Miki Keller And Women’s Moto X At X Games

Miki Keller

If have been around the sport and WMX during the last decade, you likely know who Miki Keller is. Keller utilized her business and marketing savvy to pull Women's Motocross back from the brink of disaster in 2000, after Elaine Ruff unexpectedly resigned from her position as President of the league. Keller spent most of the next decade developing an elite national series, one where the top women could make a living racing.

Motocross at the professional level is a very much a business. Recognizing this, Keller accomplished the goal of building a successful national series with a large fan base and the corresponding media coverage, all of which allows riders to grow and flourish within the system. This change helped the series to seek lucrative sponsorships, along with factory and industry support. With her eye on the future women's motocross, Keller also offered amateur riders national exposure and a path to the pro ranks by holding their amateur events on the same weekend and on the same track as the professional series. Keller's WMA Nationals continued to thrive through the 2000s, and produced national champions and fan-favorites such as Ashley Fiolek, Jessica Patterson, Tarah Gieger, Sarah Whitmore, and Vicki Golden.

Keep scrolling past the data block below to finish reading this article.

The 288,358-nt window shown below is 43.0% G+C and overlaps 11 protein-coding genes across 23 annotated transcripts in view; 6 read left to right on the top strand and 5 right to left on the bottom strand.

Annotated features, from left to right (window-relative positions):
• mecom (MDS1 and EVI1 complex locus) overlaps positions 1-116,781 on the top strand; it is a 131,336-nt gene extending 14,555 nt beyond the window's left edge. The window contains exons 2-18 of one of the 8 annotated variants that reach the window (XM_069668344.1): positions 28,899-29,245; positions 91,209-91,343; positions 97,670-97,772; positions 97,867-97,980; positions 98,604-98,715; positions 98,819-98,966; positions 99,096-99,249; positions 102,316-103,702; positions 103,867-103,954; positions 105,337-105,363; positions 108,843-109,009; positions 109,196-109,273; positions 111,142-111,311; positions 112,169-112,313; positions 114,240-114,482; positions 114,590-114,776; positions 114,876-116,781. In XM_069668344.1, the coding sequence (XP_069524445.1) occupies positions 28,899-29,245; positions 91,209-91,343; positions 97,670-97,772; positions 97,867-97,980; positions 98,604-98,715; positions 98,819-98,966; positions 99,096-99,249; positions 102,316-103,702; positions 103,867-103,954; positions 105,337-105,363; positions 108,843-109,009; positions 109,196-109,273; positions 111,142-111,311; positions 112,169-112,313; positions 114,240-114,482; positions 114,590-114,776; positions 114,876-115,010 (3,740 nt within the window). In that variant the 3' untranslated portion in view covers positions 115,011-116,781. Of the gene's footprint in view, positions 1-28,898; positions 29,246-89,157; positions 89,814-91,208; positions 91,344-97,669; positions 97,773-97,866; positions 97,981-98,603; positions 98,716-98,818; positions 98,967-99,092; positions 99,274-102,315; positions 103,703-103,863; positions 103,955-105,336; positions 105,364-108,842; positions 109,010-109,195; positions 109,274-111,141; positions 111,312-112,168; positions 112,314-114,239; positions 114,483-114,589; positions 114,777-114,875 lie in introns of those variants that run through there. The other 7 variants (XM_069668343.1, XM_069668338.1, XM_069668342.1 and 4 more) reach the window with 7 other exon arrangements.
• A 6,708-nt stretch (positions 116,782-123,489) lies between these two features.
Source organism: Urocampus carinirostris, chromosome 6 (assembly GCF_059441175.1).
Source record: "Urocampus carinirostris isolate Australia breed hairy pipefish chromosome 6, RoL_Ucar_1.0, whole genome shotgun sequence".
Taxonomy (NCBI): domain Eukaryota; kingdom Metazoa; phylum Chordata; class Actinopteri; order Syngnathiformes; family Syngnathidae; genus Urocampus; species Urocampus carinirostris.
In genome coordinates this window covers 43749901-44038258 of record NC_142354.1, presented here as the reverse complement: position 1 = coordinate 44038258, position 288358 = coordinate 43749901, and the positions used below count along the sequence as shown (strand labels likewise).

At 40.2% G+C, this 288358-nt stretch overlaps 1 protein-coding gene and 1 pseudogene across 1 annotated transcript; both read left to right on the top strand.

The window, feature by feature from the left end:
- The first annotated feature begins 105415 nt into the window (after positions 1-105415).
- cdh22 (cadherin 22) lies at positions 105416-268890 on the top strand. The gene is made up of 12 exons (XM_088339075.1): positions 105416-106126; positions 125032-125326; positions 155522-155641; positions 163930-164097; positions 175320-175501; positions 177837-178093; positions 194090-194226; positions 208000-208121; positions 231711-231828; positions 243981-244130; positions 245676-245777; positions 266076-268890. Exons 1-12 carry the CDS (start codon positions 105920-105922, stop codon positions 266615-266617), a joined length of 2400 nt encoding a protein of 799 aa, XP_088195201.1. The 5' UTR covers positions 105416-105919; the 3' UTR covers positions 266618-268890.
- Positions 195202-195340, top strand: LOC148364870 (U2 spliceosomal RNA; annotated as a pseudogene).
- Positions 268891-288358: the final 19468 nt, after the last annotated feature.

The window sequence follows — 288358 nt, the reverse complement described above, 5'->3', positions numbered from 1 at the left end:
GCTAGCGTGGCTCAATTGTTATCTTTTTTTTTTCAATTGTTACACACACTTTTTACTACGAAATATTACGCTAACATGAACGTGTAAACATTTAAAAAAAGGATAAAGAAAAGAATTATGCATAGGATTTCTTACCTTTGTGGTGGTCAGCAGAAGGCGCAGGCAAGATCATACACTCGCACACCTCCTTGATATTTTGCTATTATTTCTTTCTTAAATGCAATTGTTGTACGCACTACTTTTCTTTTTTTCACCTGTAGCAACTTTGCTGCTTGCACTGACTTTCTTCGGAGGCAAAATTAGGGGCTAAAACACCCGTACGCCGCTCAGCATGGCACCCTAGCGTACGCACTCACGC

In 2009, Keller received an offer from MX Sports to absorb the series, which also changed the name of the championship from "WMA" to "WMX." After a brief stint as a consultant for the series, Miki parted ways and was off to her next challenge: getting women's motocross racing into the wildly popular X Games.

Women’s Moto-X was added to the X Games in 2008, and saw Tatum Sik (left, bronze medal), Tarah Geiger (middle, gold), and Sheri Cruse (right, silver) take home medals.

Can you briefly tell us what your official titles have been with the X Games?